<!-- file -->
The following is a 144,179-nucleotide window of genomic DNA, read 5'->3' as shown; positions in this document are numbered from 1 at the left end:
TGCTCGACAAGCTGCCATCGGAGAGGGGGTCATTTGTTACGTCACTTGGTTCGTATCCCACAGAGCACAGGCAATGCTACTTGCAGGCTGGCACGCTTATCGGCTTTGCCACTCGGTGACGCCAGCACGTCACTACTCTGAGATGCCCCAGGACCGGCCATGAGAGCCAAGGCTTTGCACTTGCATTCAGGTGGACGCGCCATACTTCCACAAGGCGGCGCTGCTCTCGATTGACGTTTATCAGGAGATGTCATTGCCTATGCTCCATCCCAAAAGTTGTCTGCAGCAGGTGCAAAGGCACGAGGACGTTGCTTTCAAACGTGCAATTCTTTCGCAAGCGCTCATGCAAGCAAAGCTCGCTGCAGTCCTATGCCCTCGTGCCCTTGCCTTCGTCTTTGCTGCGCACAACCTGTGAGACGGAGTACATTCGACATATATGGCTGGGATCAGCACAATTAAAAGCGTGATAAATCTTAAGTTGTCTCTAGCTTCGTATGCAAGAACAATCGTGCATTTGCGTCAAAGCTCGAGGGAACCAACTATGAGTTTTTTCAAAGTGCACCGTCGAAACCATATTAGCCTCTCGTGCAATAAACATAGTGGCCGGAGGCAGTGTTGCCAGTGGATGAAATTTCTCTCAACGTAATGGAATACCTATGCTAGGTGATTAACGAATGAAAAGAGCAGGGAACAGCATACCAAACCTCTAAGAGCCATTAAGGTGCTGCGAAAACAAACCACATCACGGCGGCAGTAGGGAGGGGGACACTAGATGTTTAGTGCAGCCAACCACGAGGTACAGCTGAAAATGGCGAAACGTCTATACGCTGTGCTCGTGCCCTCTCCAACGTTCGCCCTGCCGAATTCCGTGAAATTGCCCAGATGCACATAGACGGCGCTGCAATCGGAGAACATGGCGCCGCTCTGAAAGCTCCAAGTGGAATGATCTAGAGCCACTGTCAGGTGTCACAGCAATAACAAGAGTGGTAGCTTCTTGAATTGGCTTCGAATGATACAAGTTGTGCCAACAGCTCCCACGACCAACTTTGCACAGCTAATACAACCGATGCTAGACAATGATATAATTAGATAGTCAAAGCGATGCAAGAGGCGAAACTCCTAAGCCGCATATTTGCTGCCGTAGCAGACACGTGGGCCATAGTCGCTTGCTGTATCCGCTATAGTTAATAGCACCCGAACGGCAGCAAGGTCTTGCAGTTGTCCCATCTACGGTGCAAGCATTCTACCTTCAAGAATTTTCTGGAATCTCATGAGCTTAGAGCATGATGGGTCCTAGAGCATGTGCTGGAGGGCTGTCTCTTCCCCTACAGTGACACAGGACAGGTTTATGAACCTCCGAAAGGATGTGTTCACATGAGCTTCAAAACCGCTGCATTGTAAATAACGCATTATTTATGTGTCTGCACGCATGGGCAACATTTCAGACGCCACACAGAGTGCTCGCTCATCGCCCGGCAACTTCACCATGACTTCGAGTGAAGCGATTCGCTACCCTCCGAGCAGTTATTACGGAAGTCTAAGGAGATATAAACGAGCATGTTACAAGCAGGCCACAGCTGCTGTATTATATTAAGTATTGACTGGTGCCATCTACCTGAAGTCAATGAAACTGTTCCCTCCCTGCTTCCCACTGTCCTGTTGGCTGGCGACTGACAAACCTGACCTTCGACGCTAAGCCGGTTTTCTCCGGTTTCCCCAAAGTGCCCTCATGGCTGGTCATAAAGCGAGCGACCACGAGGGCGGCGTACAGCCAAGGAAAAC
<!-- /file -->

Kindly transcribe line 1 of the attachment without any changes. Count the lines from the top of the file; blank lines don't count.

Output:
The following is a 144,179-nucleotide window of genomic DNA, read 5'->3' as shown; positions in this document are numbered from 1 at the left end: